Sunday, March 22, 2009

Sodom and Gomorrah: Not about homosexuals.

(I'm on a roll lately, I know. Like I said, will probably post in phases :)


If anyone is like me, they tend to take what they hear and trust in its authenticity, it's truth.

Claim: A can of Pepsi is 150 calories.
OK.

Claim: Sodom and Gomorrah is an example of what God will do when a society falls into the pit of rampant homosexuality.

= A largely held belief.

So sometimes the necessity to analyze and discover the truth for oneself doesn't exist. I'm willing to trust the Pepsi can. I remember when this information wasn't required, so I'm just grateful for scientists, activists, and whatnot who make this sort of information available.

It's just not a priority for me to know for myself that my soda has 150 calories exactly. It's an approximation, I'm sure. Don't care. Happy to have something with which to make decisions on.

It wasn't until recently someone presented the idea that the story of Sodom and Gomorrah likely had nothing to do with the "sin" of homosexuality. Intrigued (I love this sort of thing), I looked it up. How many of us have read the Sodom and Gomorrah story for ourselves? I hadn't until just recently. Not really.

If you've a Bible anywhere, it's in Genesis 18-19 (KJV)

It begins in verse 20-21:

"And the LORD said, Because the cry of Sodom and Gomorrah is great, and because their sin is very grievous, I will go down now and see whether they have done altogether according to the cry of it, which is come unto me; and if not, I will know."

Abraham stands in the way and a negotiation of sorts breaks out. Abraham wants to know if God would destroy these cities should 50, 45, 30, 20, and then 10 righteous people reside there. God says he wouldn't destroy the wicked if in the process he would destroy the righteous.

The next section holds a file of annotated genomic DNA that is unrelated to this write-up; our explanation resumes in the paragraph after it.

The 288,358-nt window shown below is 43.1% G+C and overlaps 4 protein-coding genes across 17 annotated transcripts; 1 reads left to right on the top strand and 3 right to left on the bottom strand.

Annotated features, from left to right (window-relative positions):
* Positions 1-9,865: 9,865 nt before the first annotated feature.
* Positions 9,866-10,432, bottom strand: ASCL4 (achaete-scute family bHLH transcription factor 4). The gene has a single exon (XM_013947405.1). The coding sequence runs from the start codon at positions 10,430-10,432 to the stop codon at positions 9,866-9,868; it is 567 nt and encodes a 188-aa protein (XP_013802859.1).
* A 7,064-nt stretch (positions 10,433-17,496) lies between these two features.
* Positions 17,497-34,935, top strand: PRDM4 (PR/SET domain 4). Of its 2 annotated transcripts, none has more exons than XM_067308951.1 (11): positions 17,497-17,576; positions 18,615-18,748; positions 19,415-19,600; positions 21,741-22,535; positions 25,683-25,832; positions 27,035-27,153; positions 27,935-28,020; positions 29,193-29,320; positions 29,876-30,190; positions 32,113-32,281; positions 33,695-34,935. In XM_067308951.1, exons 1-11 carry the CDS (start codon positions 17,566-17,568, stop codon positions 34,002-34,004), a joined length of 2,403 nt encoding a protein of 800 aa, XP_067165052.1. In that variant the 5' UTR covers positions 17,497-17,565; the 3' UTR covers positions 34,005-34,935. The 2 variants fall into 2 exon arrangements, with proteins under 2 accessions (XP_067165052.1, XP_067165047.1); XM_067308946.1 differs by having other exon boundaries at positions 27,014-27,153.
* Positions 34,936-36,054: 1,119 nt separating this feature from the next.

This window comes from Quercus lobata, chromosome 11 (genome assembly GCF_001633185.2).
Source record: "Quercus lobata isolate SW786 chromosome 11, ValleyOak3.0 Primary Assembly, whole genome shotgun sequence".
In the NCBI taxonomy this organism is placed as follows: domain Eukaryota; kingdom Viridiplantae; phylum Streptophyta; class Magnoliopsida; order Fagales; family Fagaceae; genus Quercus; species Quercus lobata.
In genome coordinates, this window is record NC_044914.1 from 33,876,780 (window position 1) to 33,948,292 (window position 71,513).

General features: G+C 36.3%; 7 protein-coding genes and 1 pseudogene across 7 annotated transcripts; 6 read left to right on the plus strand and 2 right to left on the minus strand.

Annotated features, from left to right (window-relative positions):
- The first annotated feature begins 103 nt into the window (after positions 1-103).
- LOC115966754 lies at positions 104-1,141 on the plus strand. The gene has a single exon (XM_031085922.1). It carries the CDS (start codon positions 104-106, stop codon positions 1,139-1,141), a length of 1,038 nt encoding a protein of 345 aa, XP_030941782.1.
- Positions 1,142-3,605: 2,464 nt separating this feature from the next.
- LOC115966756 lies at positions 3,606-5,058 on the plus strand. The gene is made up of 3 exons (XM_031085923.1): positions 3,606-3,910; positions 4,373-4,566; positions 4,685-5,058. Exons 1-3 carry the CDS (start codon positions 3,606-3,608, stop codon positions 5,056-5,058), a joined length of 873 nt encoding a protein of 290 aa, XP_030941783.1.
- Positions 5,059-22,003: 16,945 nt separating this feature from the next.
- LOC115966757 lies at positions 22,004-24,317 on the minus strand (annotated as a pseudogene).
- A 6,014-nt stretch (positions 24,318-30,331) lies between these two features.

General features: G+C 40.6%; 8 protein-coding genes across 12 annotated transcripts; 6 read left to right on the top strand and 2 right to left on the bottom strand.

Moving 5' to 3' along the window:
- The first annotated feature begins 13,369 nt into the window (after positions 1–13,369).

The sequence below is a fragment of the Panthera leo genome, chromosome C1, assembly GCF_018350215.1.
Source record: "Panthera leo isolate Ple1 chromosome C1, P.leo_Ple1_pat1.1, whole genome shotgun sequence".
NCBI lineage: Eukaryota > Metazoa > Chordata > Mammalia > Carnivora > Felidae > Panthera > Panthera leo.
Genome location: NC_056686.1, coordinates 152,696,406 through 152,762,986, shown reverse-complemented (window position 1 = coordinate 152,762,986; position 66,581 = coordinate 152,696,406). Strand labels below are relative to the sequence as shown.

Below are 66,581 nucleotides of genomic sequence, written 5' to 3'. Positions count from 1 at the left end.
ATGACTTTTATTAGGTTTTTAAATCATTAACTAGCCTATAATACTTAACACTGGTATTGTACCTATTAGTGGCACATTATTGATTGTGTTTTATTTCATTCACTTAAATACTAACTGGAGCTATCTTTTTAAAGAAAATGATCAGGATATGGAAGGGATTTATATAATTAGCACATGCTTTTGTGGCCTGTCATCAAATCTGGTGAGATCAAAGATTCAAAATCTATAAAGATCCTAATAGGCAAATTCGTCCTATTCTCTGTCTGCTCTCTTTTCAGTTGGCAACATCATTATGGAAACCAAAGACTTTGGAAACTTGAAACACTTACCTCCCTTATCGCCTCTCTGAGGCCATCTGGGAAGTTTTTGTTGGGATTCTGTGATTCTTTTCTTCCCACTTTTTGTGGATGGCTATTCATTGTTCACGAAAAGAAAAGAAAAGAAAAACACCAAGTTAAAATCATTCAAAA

So God, or rather two angels, descend and come upon Lot, their host, who offers them a servant's house, washing of feet - basically a nice stay so they can be on their way in the morning. The angels instead opt to walk the streets that night, but Lot insists and they relent.

Word gets around of two very good looking men staying the night.

Chapter 19, verse 4-5:

“But before they lay down, the men of the city, even the men of Sodom, compassed the house round, both old and young, all the people from every quarter: And they called unto Lot and said unto him, Where are the men which came in to thee this night? Bring them out unto us that we may know1 them.”

Lot instead offers his two virgin daughters (what a guy).

“And Lot went out at the door unto them, and shut the door after him, And said, I pray you, brethren, do not so wickedly. Behold now, I have two daughters which have not known man; let me, I pray you, bring them out unto you, and do ye to them as is good in your eyes: only unto these men do nothing; for therefore came they under the shadow of my room.”

Now I don’t know about anyone else, but I’d be beside myself if I was one of his daughters. Just unwitting whores, really. Perhaps this is where we get the whole daddy pimp thing? Disgusting! This is JUST as horrific as a gay gang rape.

Why don’t we decry this? Because it was cultural?

The angels then kick ass, declare the city just as wicked as God had suspected and implore Lot to take his wife and daughters out before God destroys it.

And this is the same story where Lot’s wife, upon fleeing, looks back and turns into a pillar of salt.

The end of the chapter is rather disturbing but has nothing to do with Sodom…wait. It could:

Lot’s daughters fear their father has grown too old, and since he has no sons and now no wife, thy figure they should take matters into their own hands. They imbibe him, have sex with him (not one night but two), and both give birth later to their son-brothers.

This isn’t sinful? Is it not sinful because the youngest had a son who would be one of the Twelve Tribes of Israel (Benjamin)?

I don’t get it!

I don’t think the sin here was so much homosexuality. People enjoy reminding others that the word “sodomy” must be derived from Sodom (or rather Sodom named after sodomy). Don’t you get it? It makes so much sense.